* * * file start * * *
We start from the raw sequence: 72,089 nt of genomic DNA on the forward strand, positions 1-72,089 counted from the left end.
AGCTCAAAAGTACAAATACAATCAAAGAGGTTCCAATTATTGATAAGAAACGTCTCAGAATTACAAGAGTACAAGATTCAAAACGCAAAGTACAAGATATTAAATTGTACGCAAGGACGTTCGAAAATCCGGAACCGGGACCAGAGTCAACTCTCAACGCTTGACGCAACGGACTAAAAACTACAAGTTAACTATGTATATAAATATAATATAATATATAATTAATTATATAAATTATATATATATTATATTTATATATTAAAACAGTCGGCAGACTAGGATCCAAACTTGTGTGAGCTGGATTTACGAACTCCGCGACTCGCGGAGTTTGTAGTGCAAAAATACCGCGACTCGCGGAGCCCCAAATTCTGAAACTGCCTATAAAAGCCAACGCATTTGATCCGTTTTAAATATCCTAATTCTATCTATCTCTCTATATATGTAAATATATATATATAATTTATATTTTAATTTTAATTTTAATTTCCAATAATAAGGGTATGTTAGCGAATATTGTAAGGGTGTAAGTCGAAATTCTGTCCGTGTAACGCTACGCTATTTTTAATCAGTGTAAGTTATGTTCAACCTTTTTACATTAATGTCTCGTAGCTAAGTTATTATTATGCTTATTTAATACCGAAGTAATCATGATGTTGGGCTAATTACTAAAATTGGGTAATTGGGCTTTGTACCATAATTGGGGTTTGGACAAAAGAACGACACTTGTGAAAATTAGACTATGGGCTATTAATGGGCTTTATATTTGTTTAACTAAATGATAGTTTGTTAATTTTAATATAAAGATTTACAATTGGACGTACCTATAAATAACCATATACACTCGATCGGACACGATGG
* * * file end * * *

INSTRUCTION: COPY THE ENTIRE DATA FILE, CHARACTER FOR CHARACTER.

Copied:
We start from the raw sequence: 72,089 nt of genomic DNA on the forward strand, positions 1-72,089 counted from the left end.
AGCTCAAAAGTACAAATACAATCAAAGAGGTTCCAATTATTGATAAGAAACGTCTCAGAATTACAAGAGTACAAGATTCAAAACGCAAAGTACAAGATATTAAATTGTACGCAAGGACGTTCGAAAATCCGGAACCGGGACCAGAGTCAACTCTCAACGCTTGACGCAACGGACTAAAAACTACAAGTTAACTATGTATATAAATATAATATAATATATAATTAATTATATAAATTATATATATATTATATTTATATATTAAAACAGTCGGCAGACTAGGATCCAAACTTGTGTGAGCTGGATTTACGAACTCCGCGACTCGCGGAGTTTGTAGTGCAAAAATACCGCGACTCGCGGAGCCCCAAATTCTGAAACTGCCTATAAAAGCCAACGCATTTGATCCGTTTTAAATATCCTAATTCTATCTATCTCTCTATATATGTAAATATATATATATAATTTATATTTTAATTTTAATTTTAATTTCCAATAATAAGGGTATGTTAGCGAATATTGTAAGGGTGTAAGTCGAAATTCTGTCCGTGTAACGCTACGCTATTTTTAATCAGTGTAAGTTATGTTCAACCTTTTTACATTAATGTCTCGTAGCTAAGTTATTATTATGCTTATTTAATACCGAAGTAATCATGATGTTGGGCTAATTACTAAAATTGGGTAATTGGGCTTTGTACCATAATTGGGGTTTGGACAAAAGAACGACACTTGTGAAAATTAGACTATGGGCTATTAATGGGCTTTATATTTGTTTAACTAAATGATAGTTTGTTAATTTTAATATAAAGATTTACAATTGGACGTACCTATAAATAACCATATACACTCGATCGGACACGATGG